Dengue in the Mediterranean Region
- Locally acquired dengue virus infection has been reported in France and Spain.
- The risk of infection to travelers to the Mediterranean region is low.
- Travelers to areas in France and Spain where dengue has been reported can protect themselves against dengue infection by taking steps to prevent mosquito bites during the summer and early autumn.
Dengue is a disease caused by a virus spread through mosquito bites. The disease can take up to 2 weeks to develop with illness generally lasting less than a week.
Health effects from dengue include fever, headache, nausea, vomiting, rash, muscle and joint pain, and minor bleeding.
Dengue can become severe within a few hours. Severe dengue is a medical emergency, usually requiring hospitalization.
In severe cases, health effects can include hemorrhage (uncontrolled bleeding), shock (seriously low blood pressure), organ failure, and death.
What is the current situation?
In September 2019, public health officials reported a case of locally acquired dengue in Barcelonès County, Spain, near Barcelona (map). In addition, six locally acquired cases of the disease were reported in France: five in the city of Vallauris, near Cannes, and one in Caluire-et-Cuire, near Lyon. None of the people infected had traveled outside their home countries (Spain or France).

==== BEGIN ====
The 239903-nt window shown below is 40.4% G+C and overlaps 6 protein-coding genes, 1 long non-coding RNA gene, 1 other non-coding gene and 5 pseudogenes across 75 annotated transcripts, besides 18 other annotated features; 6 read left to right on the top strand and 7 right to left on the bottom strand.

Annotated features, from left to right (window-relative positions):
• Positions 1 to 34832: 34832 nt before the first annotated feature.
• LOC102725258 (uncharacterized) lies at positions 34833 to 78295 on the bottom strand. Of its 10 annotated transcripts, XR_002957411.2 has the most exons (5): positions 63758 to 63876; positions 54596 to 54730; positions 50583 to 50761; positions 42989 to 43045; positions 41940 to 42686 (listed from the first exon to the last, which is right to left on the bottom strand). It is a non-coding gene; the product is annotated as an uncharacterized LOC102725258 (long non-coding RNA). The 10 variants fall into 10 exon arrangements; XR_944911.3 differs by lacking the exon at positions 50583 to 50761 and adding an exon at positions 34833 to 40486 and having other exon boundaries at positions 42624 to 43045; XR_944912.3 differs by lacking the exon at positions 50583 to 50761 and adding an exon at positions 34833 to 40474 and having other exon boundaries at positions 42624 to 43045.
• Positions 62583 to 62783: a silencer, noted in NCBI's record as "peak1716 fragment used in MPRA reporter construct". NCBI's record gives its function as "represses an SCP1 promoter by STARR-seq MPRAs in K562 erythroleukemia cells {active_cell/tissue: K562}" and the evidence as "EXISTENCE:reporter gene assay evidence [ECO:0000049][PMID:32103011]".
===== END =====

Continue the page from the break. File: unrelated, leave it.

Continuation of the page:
During the summer and early autumn, locally acquired cases of dengue occur occasionally in the Mediterranean region. As temperatures and mosquito activity decrease over the next few months, so does the risk of further transmission of the disease.
What can travelers do to protect themselves?
Because dengue is spread by mosquito bites, all travelers to risk areas should prevent mosquito bites by using an EPA-registered insect repellent, wearing long-sleeved shirts and long pants when outdoors, and sleeping in an air-conditioned room or room with window screens or under an insecticide-treated bed net.
Learn more about dengue (how to prevent it and what to do if you think you are infected) at CDC’s dengue page for travelers.